Many die too late, and some die too early. Yet strange soundeth the precept: Die at the right time!
Die at the right time: so teacheth Zarathustra.
To be sure, he who never liveth at the right time, how could he ever die at the right time? Would that he might never be born! Thus do I advise the superfluous ones.
But even the superfluous ones make much ado about their death, and even the hollowest nut wanteth to be cracked.
Every one regardeth dying as a great matter; but as yet death is not a festival. Not yet have people learned to inaugurate the finest festivals.
The consummating death I show unto you, which becometh a stimulus and promise to the living.
His death dieth the consummating one triumphantly, surrounded by hoping and promising ones.
Thus should one learn to die; and there should be no festival at which such a dying one doth not consecrate the oaths of the living!
Thus to die is best; the next best, however, is to die in battle, and sacrifice a great soul.
But to the fighter equally hateful as to the victor, is your grinning death which stealeth nigh like a thief and yet cometh as master.
My death praise I unto you, the voluntary death which cometh unto me because I want it.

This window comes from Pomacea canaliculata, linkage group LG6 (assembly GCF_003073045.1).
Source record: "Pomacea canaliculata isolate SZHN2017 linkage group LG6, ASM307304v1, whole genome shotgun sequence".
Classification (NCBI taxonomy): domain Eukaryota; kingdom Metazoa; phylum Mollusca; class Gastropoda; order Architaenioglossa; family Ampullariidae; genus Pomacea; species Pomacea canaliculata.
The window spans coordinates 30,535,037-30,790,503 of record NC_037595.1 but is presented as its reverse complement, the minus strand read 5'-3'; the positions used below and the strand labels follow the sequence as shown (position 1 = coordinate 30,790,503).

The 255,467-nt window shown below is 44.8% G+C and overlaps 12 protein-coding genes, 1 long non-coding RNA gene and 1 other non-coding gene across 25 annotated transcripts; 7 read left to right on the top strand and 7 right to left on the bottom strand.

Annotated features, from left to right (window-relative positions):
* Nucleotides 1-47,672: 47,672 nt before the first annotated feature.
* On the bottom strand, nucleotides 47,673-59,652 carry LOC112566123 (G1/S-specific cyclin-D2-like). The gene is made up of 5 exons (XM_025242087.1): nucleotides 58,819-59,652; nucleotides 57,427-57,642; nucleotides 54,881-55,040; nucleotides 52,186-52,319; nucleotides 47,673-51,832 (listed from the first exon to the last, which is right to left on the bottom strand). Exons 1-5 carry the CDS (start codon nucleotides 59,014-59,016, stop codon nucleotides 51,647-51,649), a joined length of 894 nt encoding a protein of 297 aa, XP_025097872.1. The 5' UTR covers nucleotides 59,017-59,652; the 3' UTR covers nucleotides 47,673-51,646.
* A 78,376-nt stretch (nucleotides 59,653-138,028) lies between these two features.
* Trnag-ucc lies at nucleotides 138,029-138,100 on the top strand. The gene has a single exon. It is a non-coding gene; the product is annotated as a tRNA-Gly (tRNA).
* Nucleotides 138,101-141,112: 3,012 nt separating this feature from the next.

And when shall I want it? He that hath a goal and an heir wanteth death at the right time for the goal and the heir.
And out of reverence for the goal and the heir, he will hang up no more withered wreaths in the sanctuary of life.
Verily, not the rope-makers will I resemble: they lengthen out their cord, and thereby go ever backward.
Many a one, also, waxeth too old for his truths and triumphs; a toothless mouth hath no longer the right to every truth.
And whoever wanteth to have fame, must take leave of honour betimes, and practise the difficult art of going at the right time.
One must discontinue being feasted upon when one tasteth best; that is known by those who want to be long loved.
Sour apples are there, no doubt, whose lot is to wait until the last day of autumn; and at the same time they become ripe, yellow, and shrivelled.
In some ageth the heart first, and in others the spirit. And some are hoary in youth, but the late young keep long young.
To many men life is a failure; a poison-worm gnaweth at their heart. Then let them see to it that their dying is all the more a success.
Many never become sweet; they rot even in the summer. It is cowardice that holdeth them fast to their branches.
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